• In reply to bolla:

    Don’t mean to sound harsh too I think you’re misunderstood in many ways by some, and some posters are guilty of provoking you instead of having intelligent baseball talks as we’ve had throughout the years. But personally I’ve kinda sensed your frustration with many on the site. I felt you made an effort to be civil throughout the years and that’s why I’ve defended you when others attacked you. My only point is don’t let a dispute with a couple of posters push you into getting contentious with the entire site. At the end of the day we’re all cub fans and we all want to see the team succeed

  • In reply to bolla:

    I honesty don’t get why you wouldn’t wanna just have a civil conversation/debate about baseball and actually use data to support your idea? I guess I can draw a couple conclusions... Either you’re just incapable of being civil, or you just can’t provide the data to back up your strong beliefs.

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    In reply to bolla:

    You need to calm down

  • In reply to bolla:

    Happy for KB I felt some of the criticism on him lately over the top considering his injuries. I think he’s proven that his injury plagued season is looking like an anomaly, and I think he’s hitting as well as ever (doesn’t even strikeout much these days). We need willson and KB to hit like they’re capable of, once again I also have a level of concern on the OFs offensive production. But when you have the outstanding big 4 (Bryzzo, baez, willson) that this team has it covers up flaws. Hopefully it’s a long season and some of the OFs get it going at the plate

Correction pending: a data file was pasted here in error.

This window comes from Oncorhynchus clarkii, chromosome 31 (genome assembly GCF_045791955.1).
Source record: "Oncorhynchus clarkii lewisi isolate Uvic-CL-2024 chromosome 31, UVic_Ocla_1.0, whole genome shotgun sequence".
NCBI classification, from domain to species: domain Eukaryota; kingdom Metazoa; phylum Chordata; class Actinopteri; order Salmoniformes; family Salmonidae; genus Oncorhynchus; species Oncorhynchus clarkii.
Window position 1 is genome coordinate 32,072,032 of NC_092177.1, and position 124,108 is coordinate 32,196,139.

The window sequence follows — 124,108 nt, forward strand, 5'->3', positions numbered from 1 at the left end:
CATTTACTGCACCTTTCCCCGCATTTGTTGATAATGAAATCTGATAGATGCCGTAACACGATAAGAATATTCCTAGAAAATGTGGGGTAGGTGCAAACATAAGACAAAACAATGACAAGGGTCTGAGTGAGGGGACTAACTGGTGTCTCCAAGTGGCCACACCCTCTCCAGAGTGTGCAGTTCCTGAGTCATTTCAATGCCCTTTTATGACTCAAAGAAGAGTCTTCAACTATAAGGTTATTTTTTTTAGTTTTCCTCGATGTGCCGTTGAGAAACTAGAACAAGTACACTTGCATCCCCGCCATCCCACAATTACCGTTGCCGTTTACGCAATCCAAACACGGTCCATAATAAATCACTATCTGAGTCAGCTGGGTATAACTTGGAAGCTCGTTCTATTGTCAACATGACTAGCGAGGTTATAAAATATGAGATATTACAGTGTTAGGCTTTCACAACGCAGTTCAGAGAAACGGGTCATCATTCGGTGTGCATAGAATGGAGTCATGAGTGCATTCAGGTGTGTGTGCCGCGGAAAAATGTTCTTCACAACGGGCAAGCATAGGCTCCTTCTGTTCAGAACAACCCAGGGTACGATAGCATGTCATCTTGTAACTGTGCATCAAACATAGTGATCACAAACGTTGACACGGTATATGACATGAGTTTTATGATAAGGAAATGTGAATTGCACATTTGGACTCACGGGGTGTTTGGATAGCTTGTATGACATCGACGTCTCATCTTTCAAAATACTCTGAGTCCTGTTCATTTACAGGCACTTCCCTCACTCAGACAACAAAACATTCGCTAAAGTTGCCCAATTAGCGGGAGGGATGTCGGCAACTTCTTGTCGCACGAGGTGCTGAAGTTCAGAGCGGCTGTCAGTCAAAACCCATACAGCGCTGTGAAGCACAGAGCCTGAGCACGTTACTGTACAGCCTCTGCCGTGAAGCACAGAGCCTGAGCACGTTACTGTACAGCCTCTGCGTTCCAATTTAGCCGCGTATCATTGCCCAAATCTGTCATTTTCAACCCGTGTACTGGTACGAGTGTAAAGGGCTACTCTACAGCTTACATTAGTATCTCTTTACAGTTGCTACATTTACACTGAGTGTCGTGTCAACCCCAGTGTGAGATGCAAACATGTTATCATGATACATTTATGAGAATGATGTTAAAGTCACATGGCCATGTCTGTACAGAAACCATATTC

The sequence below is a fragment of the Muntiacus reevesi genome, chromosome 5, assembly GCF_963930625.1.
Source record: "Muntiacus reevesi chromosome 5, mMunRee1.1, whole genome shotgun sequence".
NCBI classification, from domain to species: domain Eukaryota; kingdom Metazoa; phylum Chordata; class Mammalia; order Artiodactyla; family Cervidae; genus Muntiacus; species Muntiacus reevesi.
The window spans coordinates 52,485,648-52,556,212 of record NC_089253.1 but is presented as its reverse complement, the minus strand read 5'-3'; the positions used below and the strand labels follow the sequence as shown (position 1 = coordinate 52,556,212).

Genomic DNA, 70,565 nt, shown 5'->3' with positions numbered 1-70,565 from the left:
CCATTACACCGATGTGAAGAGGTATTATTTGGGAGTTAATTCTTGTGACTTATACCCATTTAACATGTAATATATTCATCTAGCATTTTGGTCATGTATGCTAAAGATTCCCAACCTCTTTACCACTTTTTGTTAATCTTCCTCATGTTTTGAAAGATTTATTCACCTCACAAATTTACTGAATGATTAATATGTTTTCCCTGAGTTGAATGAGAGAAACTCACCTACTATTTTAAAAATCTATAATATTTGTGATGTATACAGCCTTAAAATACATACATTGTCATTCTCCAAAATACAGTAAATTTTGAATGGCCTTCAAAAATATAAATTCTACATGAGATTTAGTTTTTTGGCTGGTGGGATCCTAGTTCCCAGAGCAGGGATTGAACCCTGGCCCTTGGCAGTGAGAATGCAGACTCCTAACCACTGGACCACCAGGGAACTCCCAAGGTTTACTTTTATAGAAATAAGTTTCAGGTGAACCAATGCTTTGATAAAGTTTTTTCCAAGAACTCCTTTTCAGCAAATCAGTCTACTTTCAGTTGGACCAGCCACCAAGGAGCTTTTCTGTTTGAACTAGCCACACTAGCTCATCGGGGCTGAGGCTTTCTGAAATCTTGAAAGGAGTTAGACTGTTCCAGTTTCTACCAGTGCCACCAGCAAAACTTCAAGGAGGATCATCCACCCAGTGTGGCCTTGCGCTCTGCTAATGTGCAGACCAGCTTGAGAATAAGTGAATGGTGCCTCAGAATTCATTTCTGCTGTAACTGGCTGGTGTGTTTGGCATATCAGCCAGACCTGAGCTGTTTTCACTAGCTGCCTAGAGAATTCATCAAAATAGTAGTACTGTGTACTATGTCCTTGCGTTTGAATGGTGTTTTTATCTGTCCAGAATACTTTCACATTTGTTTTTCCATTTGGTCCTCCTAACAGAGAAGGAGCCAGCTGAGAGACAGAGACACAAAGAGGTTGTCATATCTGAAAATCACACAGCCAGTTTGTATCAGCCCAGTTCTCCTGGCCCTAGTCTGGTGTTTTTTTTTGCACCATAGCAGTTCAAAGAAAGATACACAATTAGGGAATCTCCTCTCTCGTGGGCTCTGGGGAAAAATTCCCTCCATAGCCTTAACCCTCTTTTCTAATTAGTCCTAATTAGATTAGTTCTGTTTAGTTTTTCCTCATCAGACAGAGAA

• Either Edwards and Doolittle both can toe tap or both cannot.

  • In reply to 44slug:

    Agree with your thoughts but I think Edwards actually planted his foot not toe tapped.

  • In reply to 44slug:

    Totally agree. Glad Joe protested & hope we win it.

  • Strasburg was phenomenal last night and great pitching nearly always beats a team with solid hitting, but to me the big takeaway from last night and the reason it didn't upset me much is this; veterans like Jon are going to perform to the back of their baseball cards, in other words he's a 3.47 ERA, 3.60 FIP pitcher and he was performing well beyond that. He was always going to regress to the mean therefore he's going to have bad nights. That said when you really need a win there is no one would rather have on the mound. Tonight though they need this series win. I like o0ur chances against Hellickson.